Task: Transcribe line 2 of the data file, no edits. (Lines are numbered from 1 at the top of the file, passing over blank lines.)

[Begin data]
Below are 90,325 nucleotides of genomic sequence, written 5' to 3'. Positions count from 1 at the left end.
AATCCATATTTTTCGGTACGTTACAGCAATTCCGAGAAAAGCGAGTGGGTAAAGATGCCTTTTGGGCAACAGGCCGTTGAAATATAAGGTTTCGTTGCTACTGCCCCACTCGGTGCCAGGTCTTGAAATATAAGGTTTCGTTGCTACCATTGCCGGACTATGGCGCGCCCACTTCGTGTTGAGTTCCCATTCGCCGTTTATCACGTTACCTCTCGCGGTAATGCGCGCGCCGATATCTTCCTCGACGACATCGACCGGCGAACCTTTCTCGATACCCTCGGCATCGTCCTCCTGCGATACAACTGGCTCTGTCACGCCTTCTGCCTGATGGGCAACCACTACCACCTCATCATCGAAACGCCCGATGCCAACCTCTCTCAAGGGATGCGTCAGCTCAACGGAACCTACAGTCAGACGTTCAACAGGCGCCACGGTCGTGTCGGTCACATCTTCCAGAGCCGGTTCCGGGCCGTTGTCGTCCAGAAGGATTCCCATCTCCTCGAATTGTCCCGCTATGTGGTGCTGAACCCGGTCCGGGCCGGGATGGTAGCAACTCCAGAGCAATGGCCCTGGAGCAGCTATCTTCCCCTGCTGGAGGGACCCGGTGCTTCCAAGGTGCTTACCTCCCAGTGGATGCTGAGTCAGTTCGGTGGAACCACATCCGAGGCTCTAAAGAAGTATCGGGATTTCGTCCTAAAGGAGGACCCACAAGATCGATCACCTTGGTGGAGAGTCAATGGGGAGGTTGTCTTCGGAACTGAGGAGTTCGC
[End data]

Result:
AATCCATATTTTTCGGTACGTTACAGCAATTCCGAGAAAAGCGAGTGGGTAAAGATGCCTTTTGGGCAACAGGCCGTTGAAATATAAGGTTTCGTTGCTACTGCCCCACTCGGTGCCAGGTCTTGAAATATAAGGTTTCGTTGCTACCATTGCCGGACTATGGCGCGCCCACTTCGTGTTGAGTTCCCATTCGCCGTTTATCACGTTACCTCTCGCGGTAATGCGCGCGCCGATATCTTCCTCGACGACATCGACCGGCGAACCTTTCTCGATACCCTCGGCATCGTCCTCCTGCGATACAACTGGCTCTGTCACGCCTTCTGCCTGATGGGCAACCACTACCACCTCATCATCGAAACGCCCGATGCCAACCTCTCTCAAGGGATGCGTCAGCTCAACGGAACCTACAGTCAGACGTTCAACAGGCGCCACGGTCGTGTCGGTCACATCTTCCAGAGCCGGTTCCGGGCCGTTGTCGTCCAGAAGGATTCCCATCTCCTCGAATTGTCCCGCTATGTGGTGCTGAACCCGGTCCGGGCCGGGATGGTAGCAACTCCAGAGCAATGGCCCTGGAGCAGCTATCTTCCCCTGCTGGAGGGACCCGGTGCTTCCAAGGTGCTTACCTCCCAGTGGATGCTGAGTCAGTTCGGTGGAACCACATCCGAGGCTCTAAAGAAGTATCGGGATTTCGTCCTAAAGGAGGACCCACAAGATCGATCACCTTGGTGGAGAGTCAATGGGGAGGTTGTCTTCGGAACTGAGGAGTTCGC